Since misinformation surfaced on social media during the 2016 U.S. presidential campaign, companies like Facebook and Twitter have been closely watched and criticized. After all, fabricated news stories reached readers primarily through those channels.
This week, two of the company’s executives and a Harvard Law School professor examined the effects that social media use can have on democracy. Did they conclude the platforms are damaging democracy?
Absolutely not. So where’d we get that idea? The media.
We analyzed four media outlets that covered the new “Hard Questions” Facebook blog series. Three of them suggested social media platforms themselves may be damaging our democratic processes. Here are a few examples.
[The new blog series comes] amid a wave of concerns from lawmakers, voters and tech industry employees about the damage done to societies by Facebook and other massive online platforms. ( CNN)
Facebook can’t guarantee social media is good for democracy ( Fox News)
Facebook is many things, but good for democracy might not be one of them. (Mashable)The thing is, that’s not really what was said in those posts. For instance, this is what Facebook’s head of civic engagement, Samidh Chakrabarti, actually said:
If there’s one fundamental truth about social media’s impact on democracy it’s that it amplifies human intent — both good and bad. At its best, it allows us to express ourselves and take action. At its worst, it allows people to spread misinformation and corrode democracy.The difference may seem subtle, but it’s not. Chakrabarti accurately pointed to the problem: it’s people. In this sense, Engadget, the fourth outlet we analyzed, got it right:
But so far, this issue of [the effects of social media on democracy] seems to come to a similar conclusion as a recent [Hard Questions post] that tackled whether social media was good for mental health. It all depends on how you use it.In its posts, Facebook did acknowledge social media can have negative effects, but that doesn’t mean it’s ultimately damaging democracy. We’re the ones who give proper or improper use to the tools we have. And sure, tools can amplify our effects (both positive and negative); just compare a slingshot to an automatic weapon, and see the destruction each can create. But tools themselves aren’t the problem, and it’s not logical to think about it that way. How can we know this?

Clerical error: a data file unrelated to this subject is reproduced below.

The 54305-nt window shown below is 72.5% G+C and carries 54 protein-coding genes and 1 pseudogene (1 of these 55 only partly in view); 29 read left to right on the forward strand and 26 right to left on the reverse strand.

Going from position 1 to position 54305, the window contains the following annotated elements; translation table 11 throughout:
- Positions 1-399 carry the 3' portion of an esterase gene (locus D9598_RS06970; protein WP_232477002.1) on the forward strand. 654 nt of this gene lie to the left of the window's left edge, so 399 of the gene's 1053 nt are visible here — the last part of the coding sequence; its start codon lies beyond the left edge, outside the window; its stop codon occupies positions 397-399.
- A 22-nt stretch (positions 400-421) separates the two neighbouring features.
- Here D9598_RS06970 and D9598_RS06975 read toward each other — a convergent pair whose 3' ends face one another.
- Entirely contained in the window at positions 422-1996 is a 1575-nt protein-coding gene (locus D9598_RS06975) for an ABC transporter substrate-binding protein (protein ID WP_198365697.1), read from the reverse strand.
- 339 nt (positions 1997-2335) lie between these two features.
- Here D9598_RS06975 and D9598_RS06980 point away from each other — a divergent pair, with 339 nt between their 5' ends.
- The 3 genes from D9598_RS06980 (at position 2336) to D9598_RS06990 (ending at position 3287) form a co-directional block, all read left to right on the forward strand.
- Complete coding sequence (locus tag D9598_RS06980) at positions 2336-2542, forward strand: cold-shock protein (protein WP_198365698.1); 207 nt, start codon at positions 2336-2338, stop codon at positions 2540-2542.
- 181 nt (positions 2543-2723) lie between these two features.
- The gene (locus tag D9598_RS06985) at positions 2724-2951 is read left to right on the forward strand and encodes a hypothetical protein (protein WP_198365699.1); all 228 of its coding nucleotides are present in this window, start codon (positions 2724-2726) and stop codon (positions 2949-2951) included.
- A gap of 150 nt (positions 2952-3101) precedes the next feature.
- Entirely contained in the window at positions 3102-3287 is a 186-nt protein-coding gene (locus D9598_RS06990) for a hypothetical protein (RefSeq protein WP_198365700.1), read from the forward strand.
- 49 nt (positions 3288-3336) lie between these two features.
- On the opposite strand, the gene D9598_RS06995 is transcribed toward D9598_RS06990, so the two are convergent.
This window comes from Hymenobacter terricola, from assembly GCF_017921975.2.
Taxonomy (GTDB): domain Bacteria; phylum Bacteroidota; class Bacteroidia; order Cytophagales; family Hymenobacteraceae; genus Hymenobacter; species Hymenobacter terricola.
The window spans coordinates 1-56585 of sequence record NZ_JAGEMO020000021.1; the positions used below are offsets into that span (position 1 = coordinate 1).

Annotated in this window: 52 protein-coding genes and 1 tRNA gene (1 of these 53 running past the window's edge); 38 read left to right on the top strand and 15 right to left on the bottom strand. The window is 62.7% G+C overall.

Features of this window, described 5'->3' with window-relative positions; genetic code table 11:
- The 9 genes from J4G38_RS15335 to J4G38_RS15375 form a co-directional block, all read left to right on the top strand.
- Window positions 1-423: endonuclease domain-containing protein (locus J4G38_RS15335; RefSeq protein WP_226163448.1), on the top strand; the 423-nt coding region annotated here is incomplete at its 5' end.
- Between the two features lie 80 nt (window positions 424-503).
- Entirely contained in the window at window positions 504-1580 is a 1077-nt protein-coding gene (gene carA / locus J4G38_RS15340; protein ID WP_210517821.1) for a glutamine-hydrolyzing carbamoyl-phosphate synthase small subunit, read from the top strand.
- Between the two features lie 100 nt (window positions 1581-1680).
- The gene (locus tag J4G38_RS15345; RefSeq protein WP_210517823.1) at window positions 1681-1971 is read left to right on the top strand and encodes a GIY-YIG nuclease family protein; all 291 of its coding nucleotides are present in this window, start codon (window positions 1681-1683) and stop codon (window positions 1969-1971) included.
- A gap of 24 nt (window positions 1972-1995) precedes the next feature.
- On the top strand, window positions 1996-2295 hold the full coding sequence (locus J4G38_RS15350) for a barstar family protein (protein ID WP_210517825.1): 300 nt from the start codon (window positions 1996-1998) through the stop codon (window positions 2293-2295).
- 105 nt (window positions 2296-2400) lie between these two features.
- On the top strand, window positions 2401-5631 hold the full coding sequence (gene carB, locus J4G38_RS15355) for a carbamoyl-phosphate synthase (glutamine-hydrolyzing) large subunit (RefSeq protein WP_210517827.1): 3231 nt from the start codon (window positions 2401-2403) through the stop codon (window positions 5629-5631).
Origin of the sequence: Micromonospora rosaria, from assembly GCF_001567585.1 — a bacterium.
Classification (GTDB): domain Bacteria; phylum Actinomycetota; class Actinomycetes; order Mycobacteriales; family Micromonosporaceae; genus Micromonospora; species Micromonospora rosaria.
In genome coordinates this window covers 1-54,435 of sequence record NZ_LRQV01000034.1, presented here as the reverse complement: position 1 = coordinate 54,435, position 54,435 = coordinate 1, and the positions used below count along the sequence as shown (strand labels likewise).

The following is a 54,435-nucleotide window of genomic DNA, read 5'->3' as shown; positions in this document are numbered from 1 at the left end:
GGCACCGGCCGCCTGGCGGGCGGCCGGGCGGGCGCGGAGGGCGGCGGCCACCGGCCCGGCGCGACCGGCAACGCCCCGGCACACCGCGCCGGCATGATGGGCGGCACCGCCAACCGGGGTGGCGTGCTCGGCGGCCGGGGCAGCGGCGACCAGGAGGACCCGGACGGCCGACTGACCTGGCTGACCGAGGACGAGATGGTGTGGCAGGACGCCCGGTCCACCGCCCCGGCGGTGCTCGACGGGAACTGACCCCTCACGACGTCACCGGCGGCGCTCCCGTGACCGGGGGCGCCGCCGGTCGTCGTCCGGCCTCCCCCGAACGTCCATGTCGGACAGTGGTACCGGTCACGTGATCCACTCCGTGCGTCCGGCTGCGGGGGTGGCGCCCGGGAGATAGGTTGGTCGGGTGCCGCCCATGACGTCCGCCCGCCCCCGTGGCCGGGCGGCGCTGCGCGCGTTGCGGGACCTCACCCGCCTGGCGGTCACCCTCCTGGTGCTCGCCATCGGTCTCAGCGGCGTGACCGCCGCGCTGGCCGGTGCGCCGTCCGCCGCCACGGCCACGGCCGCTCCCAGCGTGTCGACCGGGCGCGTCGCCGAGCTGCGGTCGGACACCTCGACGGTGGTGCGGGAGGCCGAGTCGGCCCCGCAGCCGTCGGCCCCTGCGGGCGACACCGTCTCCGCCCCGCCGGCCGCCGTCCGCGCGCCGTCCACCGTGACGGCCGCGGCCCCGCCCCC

Simply take them out of the equation. Let’s say we eliminate all social media platforms in the world. Does that stop people from bullying each other? Not really, they just wouldn’t do it in a cyber context. If we eliminated all guns and weapons from the world, would that stop people from being violent? Unlikely.
If we stand a chance of overcoming things like hate and violence, and of telling misinformation from the truth, it has to start with rational, critical thinking. The media is probably our most powerful tool, because it can affect the masses in an instant. It can also enable or disable critical thinking. Articles like the ones we analyzed, which confound the issue Facebook is seeking to remedy, become part of the problem if they don’t adhere to responsible journalistic standards.
Similarly, it’s important for social media platforms like Facebook to specify what they consider “trusted sources” and what criteria they use to determine an outlet’s credibility. In a Jan. 19 post, Facebook CEO Mark Zuckerberg said to users:
Today I’m sharing our second major update this year: to make sure the news you see, while less overall, is high quality. I’ve asked our product teams to make sure we prioritize news that is trustworthy, informative, and local. And we’re starting next week with trusted sources. There’s too much sensationalism, misinformation and polarization in the world today … We decided that having the community determine which sources are broadly trusted would be most objective.That might be objective in the sense that it would be agreed upon by most people. But what happens when most of the readership has been groomed by decades, if not centuries, of distorted media? What if critical thinking isn’t at the top of society’s values right now? If readers don’t fully understand what bias or spin is, or they can’t differentiate between data and opinion, how could they tell whether something is misinformation?
Shaping our media and our news feeds starts with defining responsible journalism standards and re-educating the readership. That’s what The Knife seeks to do.
Jens Erik Gould
Jens is a political, business and entertainment writer and editor who has reported from a dozen countries for media outlets including The New York Times, National Public Radio and Bloomberg News